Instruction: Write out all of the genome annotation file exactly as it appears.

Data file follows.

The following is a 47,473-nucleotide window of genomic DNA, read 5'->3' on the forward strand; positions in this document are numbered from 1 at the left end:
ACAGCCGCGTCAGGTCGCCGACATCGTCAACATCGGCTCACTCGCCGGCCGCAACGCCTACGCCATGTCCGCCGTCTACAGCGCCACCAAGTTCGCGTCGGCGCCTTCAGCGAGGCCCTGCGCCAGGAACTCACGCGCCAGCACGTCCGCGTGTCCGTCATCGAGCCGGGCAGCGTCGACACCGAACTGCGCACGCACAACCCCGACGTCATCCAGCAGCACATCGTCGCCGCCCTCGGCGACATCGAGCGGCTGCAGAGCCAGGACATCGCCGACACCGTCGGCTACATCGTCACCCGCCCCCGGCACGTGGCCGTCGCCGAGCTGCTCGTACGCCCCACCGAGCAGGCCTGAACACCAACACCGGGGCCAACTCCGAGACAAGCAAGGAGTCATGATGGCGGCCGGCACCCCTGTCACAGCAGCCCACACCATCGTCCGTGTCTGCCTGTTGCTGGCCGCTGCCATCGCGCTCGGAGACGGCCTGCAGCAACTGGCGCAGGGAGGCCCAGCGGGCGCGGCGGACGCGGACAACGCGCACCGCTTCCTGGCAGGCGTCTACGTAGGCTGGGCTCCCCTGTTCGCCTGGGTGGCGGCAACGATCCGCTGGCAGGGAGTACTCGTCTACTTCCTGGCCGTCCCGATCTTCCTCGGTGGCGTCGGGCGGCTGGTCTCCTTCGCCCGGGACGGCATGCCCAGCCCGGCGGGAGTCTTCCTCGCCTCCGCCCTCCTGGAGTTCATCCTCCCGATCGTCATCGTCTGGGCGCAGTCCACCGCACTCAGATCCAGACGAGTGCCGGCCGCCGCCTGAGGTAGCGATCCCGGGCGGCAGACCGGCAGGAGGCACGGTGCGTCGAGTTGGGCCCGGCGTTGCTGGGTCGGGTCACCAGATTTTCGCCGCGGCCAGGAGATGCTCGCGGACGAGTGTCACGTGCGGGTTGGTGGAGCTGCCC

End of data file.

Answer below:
The following is a 47,473-nucleotide window of genomic DNA, read 5'->3' on the forward strand; positions in this document are numbered from 1 at the left end:
ACAGCCGCGTCAGGTCGCCGACATCGTCAACATCGGCTCACTCGCCGGCCGCAACGCCTACGCCATGTCCGCCGTCTACAGCGCCACCAAGTTCGCGTCGGCGCCTTCAGCGAGGCCCTGCGCCAGGAACTCACGCGCCAGCACGTCCGCGTGTCCGTCATCGAGCCGGGCAGCGTCGACACCGAACTGCGCACGCACAACCCCGACGTCATCCAGCAGCACATCGTCGCCGCCCTCGGCGACATCGAGCGGCTGCAGAGCCAGGACATCGCCGACACCGTCGGCTACATCGTCACCCGCCCCCGGCACGTGGCCGTCGCCGAGCTGCTCGTACGCCCCACCGAGCAGGCCTGAACACCAACACCGGGGCCAACTCCGAGACAAGCAAGGAGTCATGATGGCGGCCGGCACCCCTGTCACAGCAGCCCACACCATCGTCCGTGTCTGCCTGTTGCTGGCCGCTGCCATCGCGCTCGGAGACGGCCTGCAGCAACTGGCGCAGGGAGGCCCAGCGGGCGCGGCGGACGCGGACAACGCGCACCGCTTCCTGGCAGGCGTCTACGTAGGCTGGGCTCCCCTGTTCGCCTGGGTGGCGGCAACGATCCGCTGGCAGGGAGTACTCGTCTACTTCCTGGCCGTCCCGATCTTCCTCGGTGGCGTCGGGCGGCTGGTCTCCTTCGCCCGGGACGGCATGCCCAGCCCGGCGGGAGTCTTCCTCGCCTCCGCCCTCCTGGAGTTCATCCTCCCGATCGTCATCGTCTGGGCGCAGTCCACCGCACTCAGATCCAGACGAGTGCCGGCCGCCGCCTGAGGTAGCGATCCCGGGCGGCAGACCGGCAGGAGGCACGGTGCGTCGAGTTGGGCCCGGCGTTGCTGGGTCGGGTCACCAGATTTTCGCCGCGGCCAGGAGATGCTCGCGGACGAGTGTCACGTGCGGGTTGGTGGAGCTGCCC